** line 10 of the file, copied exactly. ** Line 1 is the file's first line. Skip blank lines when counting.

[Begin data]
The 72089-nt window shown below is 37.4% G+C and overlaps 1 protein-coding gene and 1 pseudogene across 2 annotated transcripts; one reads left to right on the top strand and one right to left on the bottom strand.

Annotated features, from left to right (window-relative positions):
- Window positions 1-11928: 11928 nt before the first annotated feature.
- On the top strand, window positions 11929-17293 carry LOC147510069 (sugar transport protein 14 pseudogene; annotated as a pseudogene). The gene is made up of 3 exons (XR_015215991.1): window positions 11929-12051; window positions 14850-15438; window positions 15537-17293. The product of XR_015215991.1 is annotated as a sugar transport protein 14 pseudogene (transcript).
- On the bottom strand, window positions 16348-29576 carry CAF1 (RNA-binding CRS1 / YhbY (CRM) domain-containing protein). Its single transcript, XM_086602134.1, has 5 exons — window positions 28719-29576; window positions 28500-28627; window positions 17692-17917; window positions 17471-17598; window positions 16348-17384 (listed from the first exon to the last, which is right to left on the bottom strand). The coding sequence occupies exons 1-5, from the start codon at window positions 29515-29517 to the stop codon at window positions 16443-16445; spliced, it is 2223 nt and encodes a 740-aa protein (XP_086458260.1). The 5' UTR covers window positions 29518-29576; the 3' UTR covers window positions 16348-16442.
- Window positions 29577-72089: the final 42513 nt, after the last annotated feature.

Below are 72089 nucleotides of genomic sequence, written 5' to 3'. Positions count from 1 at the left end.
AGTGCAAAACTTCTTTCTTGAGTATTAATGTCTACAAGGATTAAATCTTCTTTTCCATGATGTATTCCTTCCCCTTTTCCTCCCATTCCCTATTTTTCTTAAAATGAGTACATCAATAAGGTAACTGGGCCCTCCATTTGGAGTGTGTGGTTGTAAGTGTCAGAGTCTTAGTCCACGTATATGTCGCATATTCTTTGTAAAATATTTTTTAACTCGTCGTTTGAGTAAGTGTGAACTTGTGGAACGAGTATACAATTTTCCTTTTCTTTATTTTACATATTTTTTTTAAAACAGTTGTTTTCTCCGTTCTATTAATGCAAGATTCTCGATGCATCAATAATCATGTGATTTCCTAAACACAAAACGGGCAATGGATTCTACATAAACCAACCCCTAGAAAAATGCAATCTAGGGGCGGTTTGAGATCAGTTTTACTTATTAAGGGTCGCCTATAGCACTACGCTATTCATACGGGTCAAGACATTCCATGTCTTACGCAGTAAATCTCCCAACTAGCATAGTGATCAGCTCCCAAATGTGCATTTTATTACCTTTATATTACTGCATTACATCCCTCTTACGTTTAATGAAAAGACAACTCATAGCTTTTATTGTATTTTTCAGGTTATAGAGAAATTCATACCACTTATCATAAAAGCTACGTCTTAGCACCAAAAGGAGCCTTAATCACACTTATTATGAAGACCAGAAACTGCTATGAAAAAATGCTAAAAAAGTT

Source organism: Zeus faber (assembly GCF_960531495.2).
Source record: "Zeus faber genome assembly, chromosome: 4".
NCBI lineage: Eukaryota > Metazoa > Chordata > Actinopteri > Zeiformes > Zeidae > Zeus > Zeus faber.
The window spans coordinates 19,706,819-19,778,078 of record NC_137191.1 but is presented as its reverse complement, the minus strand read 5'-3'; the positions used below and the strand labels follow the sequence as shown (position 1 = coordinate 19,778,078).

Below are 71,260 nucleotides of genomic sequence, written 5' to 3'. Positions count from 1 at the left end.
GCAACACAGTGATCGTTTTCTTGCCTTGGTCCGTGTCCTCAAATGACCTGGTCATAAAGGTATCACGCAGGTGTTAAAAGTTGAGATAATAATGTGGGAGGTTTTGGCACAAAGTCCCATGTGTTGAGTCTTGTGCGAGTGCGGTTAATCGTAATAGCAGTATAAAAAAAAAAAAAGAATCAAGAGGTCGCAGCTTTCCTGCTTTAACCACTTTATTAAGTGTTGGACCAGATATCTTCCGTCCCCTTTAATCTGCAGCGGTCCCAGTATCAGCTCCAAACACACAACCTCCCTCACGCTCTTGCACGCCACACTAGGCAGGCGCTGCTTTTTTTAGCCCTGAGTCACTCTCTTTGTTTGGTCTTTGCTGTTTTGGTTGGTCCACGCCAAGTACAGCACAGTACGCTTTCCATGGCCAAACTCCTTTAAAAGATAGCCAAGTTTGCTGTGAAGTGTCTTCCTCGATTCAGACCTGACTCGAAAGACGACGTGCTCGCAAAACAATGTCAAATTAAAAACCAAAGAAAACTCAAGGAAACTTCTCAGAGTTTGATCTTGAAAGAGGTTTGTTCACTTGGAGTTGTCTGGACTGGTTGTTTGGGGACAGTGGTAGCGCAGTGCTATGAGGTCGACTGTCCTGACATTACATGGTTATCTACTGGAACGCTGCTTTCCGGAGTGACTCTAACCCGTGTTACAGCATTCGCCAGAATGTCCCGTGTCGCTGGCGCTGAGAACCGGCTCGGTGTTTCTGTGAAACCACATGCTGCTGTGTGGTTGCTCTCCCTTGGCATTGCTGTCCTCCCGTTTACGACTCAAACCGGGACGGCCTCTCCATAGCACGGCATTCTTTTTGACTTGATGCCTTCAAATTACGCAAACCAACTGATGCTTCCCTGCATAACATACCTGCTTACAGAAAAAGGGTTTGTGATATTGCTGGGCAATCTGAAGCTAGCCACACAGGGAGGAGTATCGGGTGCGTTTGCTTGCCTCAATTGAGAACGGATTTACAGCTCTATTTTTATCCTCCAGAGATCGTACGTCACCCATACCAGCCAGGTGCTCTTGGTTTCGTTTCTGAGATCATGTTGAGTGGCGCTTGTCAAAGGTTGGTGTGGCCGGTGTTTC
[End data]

Source record: "Zeus faber genome assembly, chromosome: 4".